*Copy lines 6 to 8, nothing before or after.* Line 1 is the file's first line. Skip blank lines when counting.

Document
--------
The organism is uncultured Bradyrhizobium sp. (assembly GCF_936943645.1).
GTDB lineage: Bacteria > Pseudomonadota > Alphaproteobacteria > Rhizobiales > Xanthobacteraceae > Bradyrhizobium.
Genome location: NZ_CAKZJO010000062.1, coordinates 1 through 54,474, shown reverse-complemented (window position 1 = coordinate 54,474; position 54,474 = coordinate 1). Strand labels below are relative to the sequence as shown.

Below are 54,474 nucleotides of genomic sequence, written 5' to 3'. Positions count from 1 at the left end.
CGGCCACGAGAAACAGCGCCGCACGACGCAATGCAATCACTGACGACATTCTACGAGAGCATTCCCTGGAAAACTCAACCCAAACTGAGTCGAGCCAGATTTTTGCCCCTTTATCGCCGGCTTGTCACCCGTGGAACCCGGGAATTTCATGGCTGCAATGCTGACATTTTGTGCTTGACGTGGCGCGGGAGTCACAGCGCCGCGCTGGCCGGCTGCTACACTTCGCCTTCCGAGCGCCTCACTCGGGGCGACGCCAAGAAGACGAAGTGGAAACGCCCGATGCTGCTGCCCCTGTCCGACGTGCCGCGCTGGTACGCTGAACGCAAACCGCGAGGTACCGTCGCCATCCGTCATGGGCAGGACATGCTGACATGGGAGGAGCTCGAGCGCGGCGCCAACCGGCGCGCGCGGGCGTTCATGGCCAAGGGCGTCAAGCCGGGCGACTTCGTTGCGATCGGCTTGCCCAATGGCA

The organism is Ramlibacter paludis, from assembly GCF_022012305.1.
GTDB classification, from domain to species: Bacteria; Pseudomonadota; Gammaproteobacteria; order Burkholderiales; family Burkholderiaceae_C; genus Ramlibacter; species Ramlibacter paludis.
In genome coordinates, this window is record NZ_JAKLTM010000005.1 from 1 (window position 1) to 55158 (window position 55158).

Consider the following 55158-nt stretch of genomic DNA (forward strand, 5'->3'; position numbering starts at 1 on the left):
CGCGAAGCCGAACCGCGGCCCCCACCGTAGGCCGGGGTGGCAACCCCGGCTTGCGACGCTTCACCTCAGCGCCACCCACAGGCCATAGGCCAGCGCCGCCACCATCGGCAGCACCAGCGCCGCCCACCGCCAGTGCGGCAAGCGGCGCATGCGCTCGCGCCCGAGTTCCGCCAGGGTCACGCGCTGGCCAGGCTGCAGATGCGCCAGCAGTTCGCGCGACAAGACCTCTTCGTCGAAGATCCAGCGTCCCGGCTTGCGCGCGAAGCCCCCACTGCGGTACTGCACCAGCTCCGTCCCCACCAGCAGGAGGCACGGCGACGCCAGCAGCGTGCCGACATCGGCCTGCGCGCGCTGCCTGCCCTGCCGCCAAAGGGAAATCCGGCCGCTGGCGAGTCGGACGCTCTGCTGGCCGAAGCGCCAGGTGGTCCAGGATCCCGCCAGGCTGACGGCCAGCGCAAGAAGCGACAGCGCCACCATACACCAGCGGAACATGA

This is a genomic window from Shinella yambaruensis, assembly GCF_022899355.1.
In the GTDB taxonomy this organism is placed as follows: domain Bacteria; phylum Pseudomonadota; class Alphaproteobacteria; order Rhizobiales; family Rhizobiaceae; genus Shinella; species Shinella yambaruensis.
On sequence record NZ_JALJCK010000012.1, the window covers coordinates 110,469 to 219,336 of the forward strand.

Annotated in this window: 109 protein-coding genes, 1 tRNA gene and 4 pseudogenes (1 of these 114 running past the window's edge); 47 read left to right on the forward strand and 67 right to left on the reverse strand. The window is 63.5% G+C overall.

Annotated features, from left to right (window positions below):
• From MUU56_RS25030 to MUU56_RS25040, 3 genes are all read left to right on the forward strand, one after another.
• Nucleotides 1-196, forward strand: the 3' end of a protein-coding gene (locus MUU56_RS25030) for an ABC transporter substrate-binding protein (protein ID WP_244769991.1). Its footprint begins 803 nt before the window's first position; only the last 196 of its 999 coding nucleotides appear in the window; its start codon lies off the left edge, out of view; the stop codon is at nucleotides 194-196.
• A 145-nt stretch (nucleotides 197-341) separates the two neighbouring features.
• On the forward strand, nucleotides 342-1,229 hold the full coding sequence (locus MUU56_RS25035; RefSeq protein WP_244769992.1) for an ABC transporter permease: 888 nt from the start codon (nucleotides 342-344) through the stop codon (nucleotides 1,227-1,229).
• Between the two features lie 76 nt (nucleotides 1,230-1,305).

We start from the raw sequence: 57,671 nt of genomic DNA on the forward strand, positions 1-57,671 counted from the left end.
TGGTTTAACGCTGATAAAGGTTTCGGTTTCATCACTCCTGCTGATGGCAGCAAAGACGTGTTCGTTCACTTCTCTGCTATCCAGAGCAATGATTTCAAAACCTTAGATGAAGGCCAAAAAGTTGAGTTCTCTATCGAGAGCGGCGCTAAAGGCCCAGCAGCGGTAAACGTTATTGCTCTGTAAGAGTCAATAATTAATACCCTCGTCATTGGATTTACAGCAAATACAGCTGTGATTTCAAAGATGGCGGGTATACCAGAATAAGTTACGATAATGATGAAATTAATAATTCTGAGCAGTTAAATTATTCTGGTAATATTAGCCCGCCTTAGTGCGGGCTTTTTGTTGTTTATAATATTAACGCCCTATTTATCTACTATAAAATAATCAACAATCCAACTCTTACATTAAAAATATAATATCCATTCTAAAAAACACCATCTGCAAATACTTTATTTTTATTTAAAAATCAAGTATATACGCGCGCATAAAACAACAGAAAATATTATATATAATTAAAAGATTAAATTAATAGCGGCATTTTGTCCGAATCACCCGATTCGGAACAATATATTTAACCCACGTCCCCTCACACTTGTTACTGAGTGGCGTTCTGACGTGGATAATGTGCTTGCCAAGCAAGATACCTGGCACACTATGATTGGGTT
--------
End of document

The organism is Ramlibacter paludis, from assembly GCF_022012305.1.
GTDB classification, from domain to species: Bacteria; Pseudomonadota; Gammaproteobacteria; order Burkholderiales; family Burkholderiaceae_C; genus Ramlibacter; species Ramlibacter paludis.
In genome coordinates, this window is record NZ_JAKLTM010000005.1 from 1 (window position 1) to 55158 (window position 55158).